Friday, March 11, 2011

Golden rain trees and golden chain trees

 Golden Rain Tree in early June

Pardon the digression from late winter flowers for a moment, but in recent days the blog has been visited by people looking for the "difference vs golden rain trees and golden chain trees". Why the sudden interest? So I thought I'd help out, putting both trees in one post. I never thought about it before, but see how it could be confusing. Rain, chain, chains of rain...

Happily, I have them growing a block apart, one block away from where I type and think about lunch and dinner (it is the Frenchie's birthday - burger at Prune, malfatti at Al di La, pork buns at Momofuku, steak at home?).

Young seedpods on Golden Rain Tree in late July

Golden rain tree, Koelreuteria paniculata (above), belongs to summer. Tall but not enormous, with a stout trunk and black branches, a very rounded top, and June flowers here in Brooklyn - bright yellow and full of happy bees; orange fall colour in the leaves, pretty seedpods though fall and winter. Hardy from USDA Zones 6-9, with invasive tendencies in warmer climes.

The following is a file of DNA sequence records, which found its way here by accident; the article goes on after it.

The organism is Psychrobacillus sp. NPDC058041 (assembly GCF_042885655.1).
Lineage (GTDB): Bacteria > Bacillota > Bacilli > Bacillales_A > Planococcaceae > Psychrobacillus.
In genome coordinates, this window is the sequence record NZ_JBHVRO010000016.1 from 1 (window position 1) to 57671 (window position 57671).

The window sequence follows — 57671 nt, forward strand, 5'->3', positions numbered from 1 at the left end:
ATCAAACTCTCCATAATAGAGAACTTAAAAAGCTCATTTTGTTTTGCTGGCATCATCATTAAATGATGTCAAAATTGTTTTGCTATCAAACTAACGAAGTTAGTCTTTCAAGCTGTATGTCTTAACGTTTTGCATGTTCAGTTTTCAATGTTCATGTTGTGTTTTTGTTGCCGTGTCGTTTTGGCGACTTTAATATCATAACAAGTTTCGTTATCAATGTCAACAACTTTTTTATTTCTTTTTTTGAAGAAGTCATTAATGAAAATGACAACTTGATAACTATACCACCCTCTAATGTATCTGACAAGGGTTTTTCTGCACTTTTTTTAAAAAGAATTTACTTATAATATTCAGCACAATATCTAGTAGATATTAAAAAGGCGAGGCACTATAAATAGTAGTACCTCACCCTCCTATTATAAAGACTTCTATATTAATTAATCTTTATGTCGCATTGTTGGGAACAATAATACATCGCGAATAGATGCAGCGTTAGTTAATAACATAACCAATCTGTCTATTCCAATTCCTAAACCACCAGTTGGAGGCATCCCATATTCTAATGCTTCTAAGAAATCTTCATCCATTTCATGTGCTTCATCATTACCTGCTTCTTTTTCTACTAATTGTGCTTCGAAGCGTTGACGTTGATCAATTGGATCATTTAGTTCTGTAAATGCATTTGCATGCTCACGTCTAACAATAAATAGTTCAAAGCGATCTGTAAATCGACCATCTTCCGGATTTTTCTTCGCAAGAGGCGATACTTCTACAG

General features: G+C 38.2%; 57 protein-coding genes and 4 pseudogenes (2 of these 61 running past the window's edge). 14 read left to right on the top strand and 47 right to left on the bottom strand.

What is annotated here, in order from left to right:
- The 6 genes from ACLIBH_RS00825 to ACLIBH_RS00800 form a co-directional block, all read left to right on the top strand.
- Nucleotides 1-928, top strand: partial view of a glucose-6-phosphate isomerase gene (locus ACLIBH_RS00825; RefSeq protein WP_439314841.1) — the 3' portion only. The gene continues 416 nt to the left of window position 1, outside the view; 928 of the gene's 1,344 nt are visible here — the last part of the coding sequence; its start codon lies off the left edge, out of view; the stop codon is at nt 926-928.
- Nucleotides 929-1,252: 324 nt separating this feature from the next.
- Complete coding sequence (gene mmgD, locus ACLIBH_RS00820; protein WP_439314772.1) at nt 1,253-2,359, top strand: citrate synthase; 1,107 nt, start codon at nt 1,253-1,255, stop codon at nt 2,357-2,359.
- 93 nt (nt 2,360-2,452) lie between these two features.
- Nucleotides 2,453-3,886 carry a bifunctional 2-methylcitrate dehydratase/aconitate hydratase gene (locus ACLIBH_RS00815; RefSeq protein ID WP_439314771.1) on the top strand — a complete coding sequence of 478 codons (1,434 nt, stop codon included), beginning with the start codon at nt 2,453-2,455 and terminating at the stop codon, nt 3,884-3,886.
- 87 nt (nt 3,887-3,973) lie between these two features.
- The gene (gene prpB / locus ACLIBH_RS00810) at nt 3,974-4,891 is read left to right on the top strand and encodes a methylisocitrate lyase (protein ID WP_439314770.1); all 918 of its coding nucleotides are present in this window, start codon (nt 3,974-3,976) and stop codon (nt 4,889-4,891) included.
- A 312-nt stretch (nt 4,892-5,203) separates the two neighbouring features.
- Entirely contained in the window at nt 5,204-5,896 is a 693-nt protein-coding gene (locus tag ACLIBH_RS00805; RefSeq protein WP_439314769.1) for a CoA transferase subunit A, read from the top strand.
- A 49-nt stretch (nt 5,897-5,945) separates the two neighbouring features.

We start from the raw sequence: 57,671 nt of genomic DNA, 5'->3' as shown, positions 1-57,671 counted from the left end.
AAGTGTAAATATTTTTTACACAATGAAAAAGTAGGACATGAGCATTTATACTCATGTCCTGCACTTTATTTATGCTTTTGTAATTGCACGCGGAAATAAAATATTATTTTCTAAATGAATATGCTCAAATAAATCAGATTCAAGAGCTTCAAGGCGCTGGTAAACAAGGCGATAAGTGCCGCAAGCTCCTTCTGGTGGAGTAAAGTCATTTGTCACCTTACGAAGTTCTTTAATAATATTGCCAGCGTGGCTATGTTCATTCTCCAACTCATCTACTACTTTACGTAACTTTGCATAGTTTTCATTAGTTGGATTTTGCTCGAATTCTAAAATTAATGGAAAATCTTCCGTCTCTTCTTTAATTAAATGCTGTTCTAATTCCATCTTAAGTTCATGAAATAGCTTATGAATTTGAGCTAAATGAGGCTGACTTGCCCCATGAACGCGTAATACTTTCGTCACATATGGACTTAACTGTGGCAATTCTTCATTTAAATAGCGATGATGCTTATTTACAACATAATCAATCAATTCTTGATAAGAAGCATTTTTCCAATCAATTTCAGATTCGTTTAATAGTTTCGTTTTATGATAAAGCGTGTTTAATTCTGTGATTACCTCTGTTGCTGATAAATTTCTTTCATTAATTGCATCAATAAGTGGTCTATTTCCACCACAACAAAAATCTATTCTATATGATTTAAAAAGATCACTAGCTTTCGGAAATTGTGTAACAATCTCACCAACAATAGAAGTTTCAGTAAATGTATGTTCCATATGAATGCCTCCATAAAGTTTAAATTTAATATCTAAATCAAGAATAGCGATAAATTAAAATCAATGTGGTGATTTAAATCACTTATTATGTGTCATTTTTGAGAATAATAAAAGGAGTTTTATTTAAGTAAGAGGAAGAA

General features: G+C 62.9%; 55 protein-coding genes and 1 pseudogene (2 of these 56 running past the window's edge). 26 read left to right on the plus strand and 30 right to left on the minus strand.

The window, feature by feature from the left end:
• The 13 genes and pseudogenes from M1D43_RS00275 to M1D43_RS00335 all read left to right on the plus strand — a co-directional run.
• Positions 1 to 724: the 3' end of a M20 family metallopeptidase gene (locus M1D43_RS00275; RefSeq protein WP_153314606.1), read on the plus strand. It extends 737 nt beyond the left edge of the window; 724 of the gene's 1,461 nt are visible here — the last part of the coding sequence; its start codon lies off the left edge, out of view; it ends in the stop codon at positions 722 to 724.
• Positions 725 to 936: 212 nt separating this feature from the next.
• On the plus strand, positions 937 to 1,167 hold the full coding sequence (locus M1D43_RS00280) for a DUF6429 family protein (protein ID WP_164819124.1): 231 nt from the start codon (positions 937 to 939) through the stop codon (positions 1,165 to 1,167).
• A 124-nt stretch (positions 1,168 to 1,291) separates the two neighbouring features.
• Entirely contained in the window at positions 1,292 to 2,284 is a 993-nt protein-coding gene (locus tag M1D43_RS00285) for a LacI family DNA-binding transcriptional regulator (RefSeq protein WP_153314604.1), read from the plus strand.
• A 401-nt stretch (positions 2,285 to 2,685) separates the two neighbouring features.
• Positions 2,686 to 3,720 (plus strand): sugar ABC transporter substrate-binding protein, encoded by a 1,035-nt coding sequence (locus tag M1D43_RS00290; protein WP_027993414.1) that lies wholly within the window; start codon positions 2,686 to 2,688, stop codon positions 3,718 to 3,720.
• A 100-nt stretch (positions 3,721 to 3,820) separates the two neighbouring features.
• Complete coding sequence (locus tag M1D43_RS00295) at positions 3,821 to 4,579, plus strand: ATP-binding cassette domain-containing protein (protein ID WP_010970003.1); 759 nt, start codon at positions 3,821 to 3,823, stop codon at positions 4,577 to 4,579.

Golden chain tree in May

The golden chain tree, on the other hand, belongs to spring. Laburnum anagyroides is the species, but the hybrid Laburnum x wateri has longer, scented yellow flower chains.

It is a slender, smaller tree and is sometimes planted in facing rows, bent to the middle and trained to form an arbour, spectacular in bloom. They are best in full sun but the tree pictured here sees only a little eastern sunlight in the morning. Perhaps that is why it leans desperately away from the building, to which it is chained, in case it uproots and escapes in the night. Hardy from Zones 6-8, not leaving you much wiggle room.


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